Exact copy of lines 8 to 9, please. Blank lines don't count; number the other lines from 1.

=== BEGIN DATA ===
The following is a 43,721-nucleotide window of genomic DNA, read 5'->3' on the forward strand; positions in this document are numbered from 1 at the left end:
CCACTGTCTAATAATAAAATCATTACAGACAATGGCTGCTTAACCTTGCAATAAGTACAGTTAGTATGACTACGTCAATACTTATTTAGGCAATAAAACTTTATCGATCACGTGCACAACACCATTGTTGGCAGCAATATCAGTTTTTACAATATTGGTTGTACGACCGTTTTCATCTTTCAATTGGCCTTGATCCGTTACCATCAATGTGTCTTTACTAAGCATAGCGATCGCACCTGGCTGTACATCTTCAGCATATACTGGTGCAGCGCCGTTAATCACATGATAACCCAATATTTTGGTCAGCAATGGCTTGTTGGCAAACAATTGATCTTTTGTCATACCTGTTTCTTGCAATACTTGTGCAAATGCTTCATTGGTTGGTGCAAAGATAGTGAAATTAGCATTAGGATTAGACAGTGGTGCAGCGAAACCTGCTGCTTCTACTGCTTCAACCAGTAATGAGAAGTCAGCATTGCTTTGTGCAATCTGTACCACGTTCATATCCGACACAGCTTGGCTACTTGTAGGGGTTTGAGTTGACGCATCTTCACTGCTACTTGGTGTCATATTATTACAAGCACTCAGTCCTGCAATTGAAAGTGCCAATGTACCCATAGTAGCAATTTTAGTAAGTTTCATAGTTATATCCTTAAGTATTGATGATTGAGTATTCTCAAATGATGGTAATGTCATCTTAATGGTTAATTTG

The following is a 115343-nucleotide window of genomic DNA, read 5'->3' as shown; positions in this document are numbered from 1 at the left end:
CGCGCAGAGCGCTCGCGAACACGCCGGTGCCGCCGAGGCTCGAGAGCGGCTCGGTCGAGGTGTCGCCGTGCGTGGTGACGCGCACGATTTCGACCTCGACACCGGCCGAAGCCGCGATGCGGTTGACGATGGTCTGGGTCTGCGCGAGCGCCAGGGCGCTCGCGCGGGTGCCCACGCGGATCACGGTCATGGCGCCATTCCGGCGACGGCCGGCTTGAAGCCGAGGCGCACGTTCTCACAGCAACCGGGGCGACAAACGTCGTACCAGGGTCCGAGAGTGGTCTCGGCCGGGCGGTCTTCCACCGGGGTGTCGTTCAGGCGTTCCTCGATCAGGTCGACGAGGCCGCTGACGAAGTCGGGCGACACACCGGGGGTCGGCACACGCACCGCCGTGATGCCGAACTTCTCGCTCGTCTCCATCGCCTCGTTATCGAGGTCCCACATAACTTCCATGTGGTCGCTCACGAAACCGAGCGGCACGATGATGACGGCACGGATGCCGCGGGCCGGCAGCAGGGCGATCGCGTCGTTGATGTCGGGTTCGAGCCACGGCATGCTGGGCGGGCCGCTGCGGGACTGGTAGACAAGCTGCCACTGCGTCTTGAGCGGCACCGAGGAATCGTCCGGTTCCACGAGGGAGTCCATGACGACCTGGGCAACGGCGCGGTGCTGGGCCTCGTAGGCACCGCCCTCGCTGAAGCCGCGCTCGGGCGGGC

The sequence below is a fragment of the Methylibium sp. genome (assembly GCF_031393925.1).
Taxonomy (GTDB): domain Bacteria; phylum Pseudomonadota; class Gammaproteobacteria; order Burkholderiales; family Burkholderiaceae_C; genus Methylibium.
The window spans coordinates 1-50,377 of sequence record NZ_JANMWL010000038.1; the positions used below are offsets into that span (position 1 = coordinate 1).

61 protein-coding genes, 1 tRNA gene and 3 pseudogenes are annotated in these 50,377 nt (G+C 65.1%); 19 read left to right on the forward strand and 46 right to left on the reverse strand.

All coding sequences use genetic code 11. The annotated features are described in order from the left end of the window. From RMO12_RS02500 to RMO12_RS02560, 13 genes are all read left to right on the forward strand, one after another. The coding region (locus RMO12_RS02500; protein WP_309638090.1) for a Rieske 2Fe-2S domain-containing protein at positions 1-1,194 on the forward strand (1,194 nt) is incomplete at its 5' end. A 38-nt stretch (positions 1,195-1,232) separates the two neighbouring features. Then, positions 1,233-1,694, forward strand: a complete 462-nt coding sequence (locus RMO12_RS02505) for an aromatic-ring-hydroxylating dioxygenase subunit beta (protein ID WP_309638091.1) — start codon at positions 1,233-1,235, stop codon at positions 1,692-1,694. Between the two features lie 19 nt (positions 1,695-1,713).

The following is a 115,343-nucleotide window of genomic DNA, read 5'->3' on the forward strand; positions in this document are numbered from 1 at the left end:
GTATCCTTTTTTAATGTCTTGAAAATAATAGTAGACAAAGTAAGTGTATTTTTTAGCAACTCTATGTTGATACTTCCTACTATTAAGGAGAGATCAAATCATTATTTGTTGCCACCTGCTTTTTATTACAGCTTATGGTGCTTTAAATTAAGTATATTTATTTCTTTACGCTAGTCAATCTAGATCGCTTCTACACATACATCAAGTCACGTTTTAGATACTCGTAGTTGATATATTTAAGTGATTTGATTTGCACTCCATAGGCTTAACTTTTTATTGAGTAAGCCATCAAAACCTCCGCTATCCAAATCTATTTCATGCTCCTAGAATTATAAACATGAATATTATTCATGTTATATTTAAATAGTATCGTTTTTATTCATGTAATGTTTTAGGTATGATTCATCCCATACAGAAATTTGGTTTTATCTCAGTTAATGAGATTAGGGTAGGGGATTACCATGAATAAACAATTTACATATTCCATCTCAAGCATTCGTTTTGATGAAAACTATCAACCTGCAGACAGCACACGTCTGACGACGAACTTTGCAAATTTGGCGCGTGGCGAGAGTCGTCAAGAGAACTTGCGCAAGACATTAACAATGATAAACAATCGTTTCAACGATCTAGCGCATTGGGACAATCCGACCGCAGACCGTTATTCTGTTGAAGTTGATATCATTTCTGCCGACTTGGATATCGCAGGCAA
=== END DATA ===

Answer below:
61 protein-coding genes, 1 tRNA gene and 3 pseudogenes are annotated in these 50,377 nt (G+C 65.1%); 19 read left to right on the forward strand and 46 right to left on the reverse strand.

All coding sequences use genetic code 11. The annotated features are described in order from the left end of the window. From RMO12_RS02500 to RMO12_RS02560, 13 genes are all read left to right on the forward strand, one after another. The coding region (locus RMO12_RS02500; protein WP_309638090.1) for a Rieske 2Fe-2S domain-containing protein at positions 1-1,194 on the forward strand (1,194 nt) is incomplete at its 5' end. A 38-nt stretch (positions 1,195-1,232) separates the two neighbouring features. Then, positions 1,233-1,694, forward strand: a complete 462-nt coding sequence (locus RMO12_RS02505) for an aromatic-ring-hydroxylating dioxygenase subunit beta (protein ID WP_309638091.1) — start codon at positions 1,233-1,235, stop codon at positions 1,692-1,694. Between the two features lie 19 nt (positions 1,695-1,713).